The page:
Maybe Pre-abortion Ultrasounds Are Emotionally Torturous For A Reason


This weekend is the one-year anniversary of George Tiller’s horrible murder, and of course, this means that the pro-abortion fanatics are out in force. This time, they’re complaining about states that require women to view ultrasounds before having an abortion. That complaint isn’t particularly new, but now, it’s being called emotional torture.

Staff members interviewed at three of the seven abortion clinics in the state estimated that 30 percent to 70 percent of women chose to see ultrasound images. But they said it was uncommon for women to be dissuaded.

It had happened occasionally, they said, when a sonogram revealed a multiple pregnancy or when a woman was already deeply unsure about her choice.

But a number of women at the Birmingham clinic, which was the site of a fatal bombing in 1998, said they simply did not want to subject themselves to images that might haunt them. “You almost have to think of it as an alien,” said Carmen, 28, who was there for her second abortion in three years.

Like other patients, Laura, who has a 17-year-old son, said she took offense at the state’s implicit suggestion that she had not fully considered her choice.

“You don’t just walk into one of these places like you’re getting your nails done,” she said. “I think we’re armed with enough information to make adult decisions without being emotionally tortured.”

This makes the assumption that all women take the time to think an abortion through, that they all know week-by-week how the baby is growing in their uterus, that they have received medically accurate information. This is suspect at best.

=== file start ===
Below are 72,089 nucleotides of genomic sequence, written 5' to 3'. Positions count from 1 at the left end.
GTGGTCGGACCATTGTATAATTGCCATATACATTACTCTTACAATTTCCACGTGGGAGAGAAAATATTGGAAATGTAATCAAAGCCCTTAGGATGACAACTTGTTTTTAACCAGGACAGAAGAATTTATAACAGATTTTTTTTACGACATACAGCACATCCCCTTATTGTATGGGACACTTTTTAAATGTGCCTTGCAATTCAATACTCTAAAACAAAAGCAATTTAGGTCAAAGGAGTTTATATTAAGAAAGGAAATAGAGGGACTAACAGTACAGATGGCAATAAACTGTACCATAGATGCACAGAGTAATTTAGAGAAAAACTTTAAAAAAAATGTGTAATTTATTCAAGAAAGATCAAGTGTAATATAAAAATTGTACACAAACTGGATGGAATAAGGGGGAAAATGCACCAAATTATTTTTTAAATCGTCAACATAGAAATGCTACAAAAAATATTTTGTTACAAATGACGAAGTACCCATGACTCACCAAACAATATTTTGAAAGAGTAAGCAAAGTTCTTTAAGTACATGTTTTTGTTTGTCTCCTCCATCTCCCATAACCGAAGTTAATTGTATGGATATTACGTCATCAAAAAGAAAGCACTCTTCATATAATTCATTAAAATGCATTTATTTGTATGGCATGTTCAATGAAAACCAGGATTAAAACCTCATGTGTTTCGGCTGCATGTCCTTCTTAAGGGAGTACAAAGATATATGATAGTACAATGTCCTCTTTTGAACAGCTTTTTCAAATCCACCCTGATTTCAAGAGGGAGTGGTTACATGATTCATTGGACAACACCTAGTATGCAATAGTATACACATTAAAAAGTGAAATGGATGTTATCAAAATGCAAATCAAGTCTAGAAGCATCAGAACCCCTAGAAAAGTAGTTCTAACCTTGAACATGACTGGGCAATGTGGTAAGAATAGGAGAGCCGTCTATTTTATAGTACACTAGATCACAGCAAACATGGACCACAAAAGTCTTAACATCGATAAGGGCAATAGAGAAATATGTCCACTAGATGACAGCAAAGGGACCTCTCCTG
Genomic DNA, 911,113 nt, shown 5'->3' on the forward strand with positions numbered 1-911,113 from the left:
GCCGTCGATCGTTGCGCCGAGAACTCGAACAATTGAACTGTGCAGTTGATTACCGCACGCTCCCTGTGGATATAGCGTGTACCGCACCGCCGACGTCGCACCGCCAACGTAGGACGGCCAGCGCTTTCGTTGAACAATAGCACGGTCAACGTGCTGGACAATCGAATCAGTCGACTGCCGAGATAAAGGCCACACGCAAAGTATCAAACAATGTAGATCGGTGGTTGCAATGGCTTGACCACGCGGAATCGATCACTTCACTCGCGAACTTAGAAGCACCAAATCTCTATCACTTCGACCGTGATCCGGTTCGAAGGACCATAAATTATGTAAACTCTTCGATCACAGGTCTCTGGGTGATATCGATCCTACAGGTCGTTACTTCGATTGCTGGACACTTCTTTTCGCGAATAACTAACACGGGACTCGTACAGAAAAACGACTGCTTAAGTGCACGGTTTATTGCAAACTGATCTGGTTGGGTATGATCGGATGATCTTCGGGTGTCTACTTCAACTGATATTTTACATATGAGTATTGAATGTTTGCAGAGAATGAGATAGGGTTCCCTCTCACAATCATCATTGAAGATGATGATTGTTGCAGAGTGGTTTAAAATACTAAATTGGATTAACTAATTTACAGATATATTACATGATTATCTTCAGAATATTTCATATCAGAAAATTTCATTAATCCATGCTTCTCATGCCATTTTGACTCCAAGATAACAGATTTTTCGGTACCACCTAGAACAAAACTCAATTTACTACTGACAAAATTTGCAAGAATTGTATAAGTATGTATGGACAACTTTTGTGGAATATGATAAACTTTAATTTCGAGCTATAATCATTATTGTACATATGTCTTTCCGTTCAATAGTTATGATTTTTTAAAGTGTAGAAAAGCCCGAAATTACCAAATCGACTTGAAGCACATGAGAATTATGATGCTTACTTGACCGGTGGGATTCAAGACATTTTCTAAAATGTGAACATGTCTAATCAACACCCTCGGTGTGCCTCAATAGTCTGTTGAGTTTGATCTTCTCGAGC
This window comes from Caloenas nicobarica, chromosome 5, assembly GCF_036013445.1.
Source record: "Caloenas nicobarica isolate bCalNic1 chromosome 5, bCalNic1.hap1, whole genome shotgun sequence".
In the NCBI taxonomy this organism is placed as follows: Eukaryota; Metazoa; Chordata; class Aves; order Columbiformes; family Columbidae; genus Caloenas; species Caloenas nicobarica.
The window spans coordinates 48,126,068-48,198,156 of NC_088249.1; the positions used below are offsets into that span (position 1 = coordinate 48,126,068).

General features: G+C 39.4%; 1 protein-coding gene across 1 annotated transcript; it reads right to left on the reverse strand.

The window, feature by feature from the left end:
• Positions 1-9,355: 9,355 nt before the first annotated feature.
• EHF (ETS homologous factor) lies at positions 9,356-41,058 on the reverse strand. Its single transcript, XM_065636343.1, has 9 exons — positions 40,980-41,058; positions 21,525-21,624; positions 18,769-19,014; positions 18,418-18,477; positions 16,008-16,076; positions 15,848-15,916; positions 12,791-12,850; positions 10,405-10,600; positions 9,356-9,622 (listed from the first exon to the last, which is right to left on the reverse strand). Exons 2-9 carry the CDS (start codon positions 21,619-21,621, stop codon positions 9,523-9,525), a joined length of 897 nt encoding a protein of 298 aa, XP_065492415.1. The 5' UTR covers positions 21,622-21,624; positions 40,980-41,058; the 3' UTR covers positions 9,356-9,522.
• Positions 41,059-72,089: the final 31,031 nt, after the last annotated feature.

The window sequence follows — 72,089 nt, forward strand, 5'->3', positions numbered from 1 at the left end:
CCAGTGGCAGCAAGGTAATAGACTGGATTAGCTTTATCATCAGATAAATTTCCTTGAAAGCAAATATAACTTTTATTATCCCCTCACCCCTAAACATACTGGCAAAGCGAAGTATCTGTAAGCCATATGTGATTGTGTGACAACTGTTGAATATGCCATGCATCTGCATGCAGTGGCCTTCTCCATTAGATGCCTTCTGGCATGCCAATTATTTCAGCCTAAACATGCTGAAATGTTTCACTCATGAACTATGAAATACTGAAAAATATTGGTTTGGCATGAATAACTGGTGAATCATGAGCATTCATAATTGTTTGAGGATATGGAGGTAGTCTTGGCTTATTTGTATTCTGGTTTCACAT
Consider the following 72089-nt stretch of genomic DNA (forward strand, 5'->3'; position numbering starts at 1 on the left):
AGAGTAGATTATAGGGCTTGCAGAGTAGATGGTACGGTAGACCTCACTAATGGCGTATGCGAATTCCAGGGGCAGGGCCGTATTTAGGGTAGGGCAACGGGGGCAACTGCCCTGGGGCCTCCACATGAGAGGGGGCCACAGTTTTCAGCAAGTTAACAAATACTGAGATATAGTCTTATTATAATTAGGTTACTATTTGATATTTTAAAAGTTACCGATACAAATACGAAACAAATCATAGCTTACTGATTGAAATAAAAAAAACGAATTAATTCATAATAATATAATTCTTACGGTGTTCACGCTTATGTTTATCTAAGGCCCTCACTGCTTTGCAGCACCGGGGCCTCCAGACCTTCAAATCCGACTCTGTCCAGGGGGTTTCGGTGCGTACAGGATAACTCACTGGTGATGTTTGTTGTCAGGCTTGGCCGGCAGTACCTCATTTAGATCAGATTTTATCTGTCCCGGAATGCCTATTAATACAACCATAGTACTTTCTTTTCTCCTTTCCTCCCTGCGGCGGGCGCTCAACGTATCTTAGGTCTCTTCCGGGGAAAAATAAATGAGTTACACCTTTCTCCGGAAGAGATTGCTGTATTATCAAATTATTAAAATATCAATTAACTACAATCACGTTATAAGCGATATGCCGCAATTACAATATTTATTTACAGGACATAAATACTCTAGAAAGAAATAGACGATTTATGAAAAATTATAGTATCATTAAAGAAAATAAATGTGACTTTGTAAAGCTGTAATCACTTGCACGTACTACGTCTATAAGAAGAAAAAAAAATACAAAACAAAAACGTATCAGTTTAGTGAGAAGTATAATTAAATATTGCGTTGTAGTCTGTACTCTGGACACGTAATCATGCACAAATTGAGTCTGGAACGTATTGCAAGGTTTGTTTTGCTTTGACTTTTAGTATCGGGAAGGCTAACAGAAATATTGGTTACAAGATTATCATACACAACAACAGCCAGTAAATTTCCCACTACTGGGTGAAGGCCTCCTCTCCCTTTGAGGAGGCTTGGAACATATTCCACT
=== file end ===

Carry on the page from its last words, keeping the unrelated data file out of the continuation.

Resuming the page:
Take Planned Parenthood, the largest abortion provider in the United States. Approximately one third of Planned Parenthood’s clients are girls under the age of 18. Just how informed are they expected to be? Not only do these girls usually have no clue whatsoever about what they are about to go through, they don’t usually have medically accurate information. Pro-life activist group Live Action gained fame from investigating Planned Parenthood’s willingness to cover up the sexual abuse of minors with their Mona Lisa Project. They’ve now started a new undercover investigation, The Rosa Acuna Project, to find out if Planned Parenthood is giving medically accurate information to their clients.

They have not done so.

The counselors give manipulative information filled with lies to clients who are scared or confused or unsure. Why? Because they don’t want women choosing to not have an abortion. Abortions are lucrative. Planned Parenthood doesn’t benefit if a woman decides to keep her baby.

And why would seeing an ultrasound before an abortion be emotional torture to a woman? Well, because most women aren’t prepared for the emotional roller coaster ride they’re about to go through with an abortion, for the anguish, regret, and guilt that many women feel. Many women aren’t prepared to confront the life they’ve just destroyed. An ultrasound forces them to confront that reality. Is it perhaps emotional torture because women are killing their children? Because women cannot bear to look at an ultrasound and see the life they are about to take away?